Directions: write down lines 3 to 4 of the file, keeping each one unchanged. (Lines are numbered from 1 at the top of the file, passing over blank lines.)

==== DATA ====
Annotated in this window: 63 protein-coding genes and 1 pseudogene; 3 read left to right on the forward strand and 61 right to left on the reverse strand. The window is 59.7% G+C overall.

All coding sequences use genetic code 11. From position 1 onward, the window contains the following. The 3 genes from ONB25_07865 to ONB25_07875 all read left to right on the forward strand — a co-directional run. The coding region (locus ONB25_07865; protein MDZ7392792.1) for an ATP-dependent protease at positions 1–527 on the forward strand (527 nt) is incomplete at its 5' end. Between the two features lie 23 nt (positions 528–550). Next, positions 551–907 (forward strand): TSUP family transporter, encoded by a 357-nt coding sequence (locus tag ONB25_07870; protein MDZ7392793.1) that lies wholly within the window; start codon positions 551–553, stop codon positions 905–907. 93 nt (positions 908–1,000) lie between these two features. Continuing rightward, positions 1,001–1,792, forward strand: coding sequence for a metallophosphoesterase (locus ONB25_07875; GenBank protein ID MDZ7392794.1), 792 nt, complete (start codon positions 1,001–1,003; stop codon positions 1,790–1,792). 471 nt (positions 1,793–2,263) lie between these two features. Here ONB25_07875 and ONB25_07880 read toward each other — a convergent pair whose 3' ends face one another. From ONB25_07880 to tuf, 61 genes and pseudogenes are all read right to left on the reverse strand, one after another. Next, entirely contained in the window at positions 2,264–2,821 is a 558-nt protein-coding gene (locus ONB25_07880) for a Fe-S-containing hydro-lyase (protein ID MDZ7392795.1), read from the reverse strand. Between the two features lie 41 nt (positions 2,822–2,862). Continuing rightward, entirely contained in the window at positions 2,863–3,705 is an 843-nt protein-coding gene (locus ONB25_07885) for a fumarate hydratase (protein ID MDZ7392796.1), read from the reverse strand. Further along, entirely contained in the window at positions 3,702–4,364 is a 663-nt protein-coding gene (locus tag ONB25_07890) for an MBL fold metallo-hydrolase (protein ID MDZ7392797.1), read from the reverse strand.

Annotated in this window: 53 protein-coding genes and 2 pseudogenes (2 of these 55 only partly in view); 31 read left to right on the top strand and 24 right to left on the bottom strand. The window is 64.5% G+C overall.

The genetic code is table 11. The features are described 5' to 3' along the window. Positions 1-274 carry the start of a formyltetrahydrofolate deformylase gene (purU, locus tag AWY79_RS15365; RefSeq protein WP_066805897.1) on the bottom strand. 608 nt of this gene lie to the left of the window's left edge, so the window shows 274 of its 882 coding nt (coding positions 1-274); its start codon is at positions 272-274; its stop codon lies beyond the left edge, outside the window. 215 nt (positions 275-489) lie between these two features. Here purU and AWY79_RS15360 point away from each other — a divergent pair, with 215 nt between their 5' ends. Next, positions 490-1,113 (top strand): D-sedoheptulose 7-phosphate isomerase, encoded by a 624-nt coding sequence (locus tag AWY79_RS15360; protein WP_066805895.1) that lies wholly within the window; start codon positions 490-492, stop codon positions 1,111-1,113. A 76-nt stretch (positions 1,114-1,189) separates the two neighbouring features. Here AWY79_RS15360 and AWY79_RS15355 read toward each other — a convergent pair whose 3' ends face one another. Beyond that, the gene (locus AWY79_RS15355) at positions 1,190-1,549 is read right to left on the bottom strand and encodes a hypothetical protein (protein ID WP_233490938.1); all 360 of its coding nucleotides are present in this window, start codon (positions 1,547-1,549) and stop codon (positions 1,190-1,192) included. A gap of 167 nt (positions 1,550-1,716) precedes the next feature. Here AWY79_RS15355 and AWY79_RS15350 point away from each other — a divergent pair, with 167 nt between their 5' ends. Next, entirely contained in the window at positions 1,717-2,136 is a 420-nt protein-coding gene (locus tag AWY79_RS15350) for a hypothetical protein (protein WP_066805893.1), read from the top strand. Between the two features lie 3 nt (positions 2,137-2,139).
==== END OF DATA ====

Annotated in this window: 53 protein-coding genes and 2 pseudogenes (2 of these 55 only partly in view); 31 read left to right on the top strand and 24 right to left on the bottom strand. The window is 64.5% G+C overall.

The genetic code is table 11. The features are described 5' to 3' along the window. Positions 1-274 carry the start of a formyltetrahydrofolate deformylase gene (purU, locus tag AWY79_RS15365; RefSeq protein WP_066805897.1) on the bottom strand. 608 nt of this gene lie to the left of the window's left edge, so the window shows 274 of its 882 coding nt (coding positions 1-274); its start codon is at positions 272-274; its stop codon lies beyond the left edge, outside the window. 215 nt (positions 275-489) lie between these two features. Here purU and AWY79_RS15360 point away from each other — a divergent pair, with 215 nt between their 5' ends. Next, positions 490-1,113 (top strand): D-sedoheptulose 7-phosphate isomerase, encoded by a 624-nt coding sequence (locus tag AWY79_RS15360; protein WP_066805895.1) that lies wholly within the window; start codon positions 490-492, stop codon positions 1,111-1,113. A 76-nt stretch (positions 1,114-1,189) separates the two neighbouring features. Here AWY79_RS15360 and AWY79_RS15355 read toward each other — a convergent pair whose 3' ends face one another. Beyond that, the gene (locus AWY79_RS15355) at positions 1,190-1,549 is read right to left on the bottom strand and encodes a hypothetical protein (protein ID WP_233490938.1); all 360 of its coding nucleotides are present in this window, start codon (positions 1,547-1,549) and stop codon (positions 1,190-1,192) included. A gap of 167 nt (positions 1,550-1,716) precedes the next feature. Here AWY79_RS15355 and AWY79_RS15350 point away from each other — a divergent pair, with 167 nt between their 5' ends. Next, entirely contained in the window at positions 1,717-2,136 is a 420-nt protein-coding gene (locus tag AWY79_RS15350) for a hypothetical protein (protein WP_066805893.1), read from the top strand. Between the two features lie 3 nt (positions 2,137-2,139).